|Reciprocal links with authority sites|
Will it be penalised?
| 8:33 pm on Apr 14, 2005 (gmt 0)|
It was said before, that reciprocal links give less value than one-directional ones. I've found it easy to avoid it in link exchanges - I get links to one of my sites, and link back from another - the partner is happy, and there is no short linking loop (both my sites in this example may be not linked at all or linked only in one direction).
There is a bigger problem with authority sites.
I believe it's good to link to on-topic authority sites - both for users and for Google. I often link to related DMOZ categories and high ranked sites that are authoritative sources of information in subjects my page covers. This way, Google can be sure about the subject of the site, and users can find additional information.
Sometimes, I manage to get listed in DMOZ or other directory, or get a backlink from a niche authority site.
Should I worry about reciprocal linking in this case?
| 1:05 pm on Apr 15, 2005 (gmt 0)|
In my experience probably not. Resiprical linking isn't necessarily automatically penalized anyway. It is more likely that in the most cases you simply won't gain or lose anything. The fact you are linking to and from an authority site on topic probably means you should see some benefit, but at worst I image it will just be ignored.
| 7:35 pm on Apr 15, 2005 (gmt 0)|
There is zero wrong with reciprical linking; they don't have "less value". The idea that getting a link from a great site becomes less great because you decide to link to that great site is irrational voodoo thinking.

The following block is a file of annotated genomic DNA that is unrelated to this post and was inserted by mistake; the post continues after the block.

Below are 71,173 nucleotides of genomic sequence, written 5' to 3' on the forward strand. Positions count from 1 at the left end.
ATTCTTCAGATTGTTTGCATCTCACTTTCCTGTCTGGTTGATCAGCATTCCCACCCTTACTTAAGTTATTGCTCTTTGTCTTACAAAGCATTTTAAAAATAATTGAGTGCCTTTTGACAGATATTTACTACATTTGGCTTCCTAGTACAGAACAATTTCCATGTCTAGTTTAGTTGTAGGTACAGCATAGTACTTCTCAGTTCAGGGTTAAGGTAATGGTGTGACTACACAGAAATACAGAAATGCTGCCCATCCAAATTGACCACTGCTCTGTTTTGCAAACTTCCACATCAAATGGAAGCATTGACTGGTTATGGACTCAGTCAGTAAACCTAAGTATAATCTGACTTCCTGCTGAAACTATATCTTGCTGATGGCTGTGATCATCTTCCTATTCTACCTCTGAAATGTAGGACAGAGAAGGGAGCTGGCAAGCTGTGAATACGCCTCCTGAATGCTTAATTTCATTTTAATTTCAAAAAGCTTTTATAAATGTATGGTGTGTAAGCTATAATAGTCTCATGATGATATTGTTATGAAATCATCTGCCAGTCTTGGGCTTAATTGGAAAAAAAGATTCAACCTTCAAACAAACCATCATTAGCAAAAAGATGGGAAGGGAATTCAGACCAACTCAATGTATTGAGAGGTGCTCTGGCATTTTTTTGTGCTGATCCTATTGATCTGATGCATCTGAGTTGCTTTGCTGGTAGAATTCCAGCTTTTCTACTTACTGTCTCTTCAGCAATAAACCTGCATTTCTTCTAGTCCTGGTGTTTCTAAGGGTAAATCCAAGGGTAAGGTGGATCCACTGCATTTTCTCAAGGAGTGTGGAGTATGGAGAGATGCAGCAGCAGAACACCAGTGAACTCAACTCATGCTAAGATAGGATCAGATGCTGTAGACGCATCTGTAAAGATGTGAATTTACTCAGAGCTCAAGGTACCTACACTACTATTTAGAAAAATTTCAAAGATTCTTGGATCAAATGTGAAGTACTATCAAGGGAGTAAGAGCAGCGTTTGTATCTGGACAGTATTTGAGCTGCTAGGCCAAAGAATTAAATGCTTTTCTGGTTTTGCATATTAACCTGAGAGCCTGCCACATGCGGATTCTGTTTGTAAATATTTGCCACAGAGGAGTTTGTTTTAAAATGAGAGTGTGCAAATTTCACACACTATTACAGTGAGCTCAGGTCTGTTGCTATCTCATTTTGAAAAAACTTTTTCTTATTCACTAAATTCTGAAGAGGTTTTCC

| 7:59 am on Apr 16, 2005 (gmt 0)|
>There is zero wrong with reciprical linking; they don't have "less value".
Recipricol linking is often a stitch up with no regard for quality. I'm sure this fact has not gone unnoticed by Google.
I can see that it can be a natural and logical thing for two sites to recipricate, but if this occurs, its logical that Google will be wary and credit 'less value' to the links. The sites will have to rank well on other factors, which if they are any good, will be present. One way links are more likely to be honest.
| 5:00 pm on Apr 16, 2005 (gmt 0)|
|The idea that getting a link from a great site becomes less great because you decide to link to that great site is irrational voodoo thinking. |
|I can see that it can be a natural and logical thing for two sites to recipricate, but if this occurs, its logical that Google will be wary and credit 'less value' to the links. |
I see I was right to start this thread, as there are so opposite opinions.
I agree with steveb, that this idea is absurdous. I will keep this linking, because they are logical and good for users, and their values in algo - both getting PR and on-topic link from authority and putting link to on-topic authority - would ovecome the penalty if there were any.
I agree with MHes, that there can be penalty for reciprocal linking in general. In original PR formula, reciprocal linking extremely boosts PR and protects it from flowing out of the network, so it's reasonable for Google to be careful with this kind of manipulation and penalize it.
But wouldn't it be good for results, if such a penalty, if exists, were not applied if one of the sites is real authority and links are strictly on-topic? I'd really like to hear GoogleGuy opinion, as I remember him saying that linking to on-topic authority sites is a good practice. I wouldn't expect good practice to be penalized in any case.